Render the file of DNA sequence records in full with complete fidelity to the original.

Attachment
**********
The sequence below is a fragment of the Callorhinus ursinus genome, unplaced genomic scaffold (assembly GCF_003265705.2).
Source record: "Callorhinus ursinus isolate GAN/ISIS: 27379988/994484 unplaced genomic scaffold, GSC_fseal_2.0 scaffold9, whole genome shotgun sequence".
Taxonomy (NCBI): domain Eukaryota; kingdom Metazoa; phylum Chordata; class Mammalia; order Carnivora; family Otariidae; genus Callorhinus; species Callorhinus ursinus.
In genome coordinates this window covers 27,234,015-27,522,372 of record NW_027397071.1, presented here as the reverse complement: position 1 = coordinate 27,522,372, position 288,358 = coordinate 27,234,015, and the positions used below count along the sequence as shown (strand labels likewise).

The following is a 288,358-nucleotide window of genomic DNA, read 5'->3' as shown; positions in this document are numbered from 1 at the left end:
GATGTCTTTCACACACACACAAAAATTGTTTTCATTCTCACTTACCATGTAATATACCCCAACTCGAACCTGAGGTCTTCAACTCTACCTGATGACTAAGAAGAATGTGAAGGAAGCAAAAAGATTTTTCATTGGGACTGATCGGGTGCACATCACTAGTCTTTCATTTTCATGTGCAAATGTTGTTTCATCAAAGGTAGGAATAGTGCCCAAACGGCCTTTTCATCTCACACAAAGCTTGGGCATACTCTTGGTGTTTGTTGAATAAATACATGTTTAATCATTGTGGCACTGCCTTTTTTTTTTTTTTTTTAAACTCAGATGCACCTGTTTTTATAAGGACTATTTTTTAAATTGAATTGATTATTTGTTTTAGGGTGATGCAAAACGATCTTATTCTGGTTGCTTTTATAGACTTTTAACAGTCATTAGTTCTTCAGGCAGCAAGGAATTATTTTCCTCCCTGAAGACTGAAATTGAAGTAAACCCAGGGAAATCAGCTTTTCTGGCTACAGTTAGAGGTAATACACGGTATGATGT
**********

The sequence below is a fragment of the Callorhinus ursinus genome, unplaced genomic scaffold (assembly GCF_003265705.2).
Source record: "Callorhinus ursinus isolate GAN/ISIS: 27379988/994484 unplaced genomic scaffold, GSC_fseal_2.0 scaffold9, whole genome shotgun sequence".
Taxonomy (NCBI): domain Eukaryota; kingdom Metazoa; phylum Chordata; class Mammalia; order Carnivora; family Otariidae; genus Callorhinus; species Callorhinus ursinus.
In genome coordinates this window covers 27,234,015-27,522,372 of record NW_027397071.1, presented here as the reverse complement: position 1 = coordinate 27,522,372, position 288,358 = coordinate 27,234,015, and the positions used below count along the sequence as shown (strand labels likewise).

The following is a 288,358-nucleotide window of genomic DNA, read 5'->3' as shown; positions in this document are numbered from 1 at the left end:
GATGTCTTTCACACACACACAAAAATTGTTTTCATTCTCACTTACCATGTAATATACCCCAACTCGAACCTGAGGTCTTCAACTCTACCTGATGACTAAGAAGAATGTGAAGGAAGCAAAAAGATTTTTCATTGGGACTGATCGGGTGCACATCACTAGTCTTTCATTTTCATGTGCAAATGTTGTTTCATCAAAGGTAGGAATAGTGCCCAAACGGCCTTTTCATCTCACACAAAGCTTGGGCATACTCTTGGTGTTTGTTGAATAAATACATGTTTAATCATTGTGGCACTGCCTTTTTTTTTTTTTTTTTAAACTCAGATGCACCTGTTTTTATAAGGACTATTTTTTAAATTGAATTGATTATTTGTTTTAGGGTGATGCAAAACGATCTTATTCTGGTTGCTTTTATAGACTTTTAACAGTCATTAGTTCTTCAGGCAGCAAGGAATTATTTTCCTCCCTGAAGACTGAAATTGAAGTAAACCCAGGGAAATCAGCTTTTCTGGCTACAGTTAGAGGTAATACACGGTATGATGT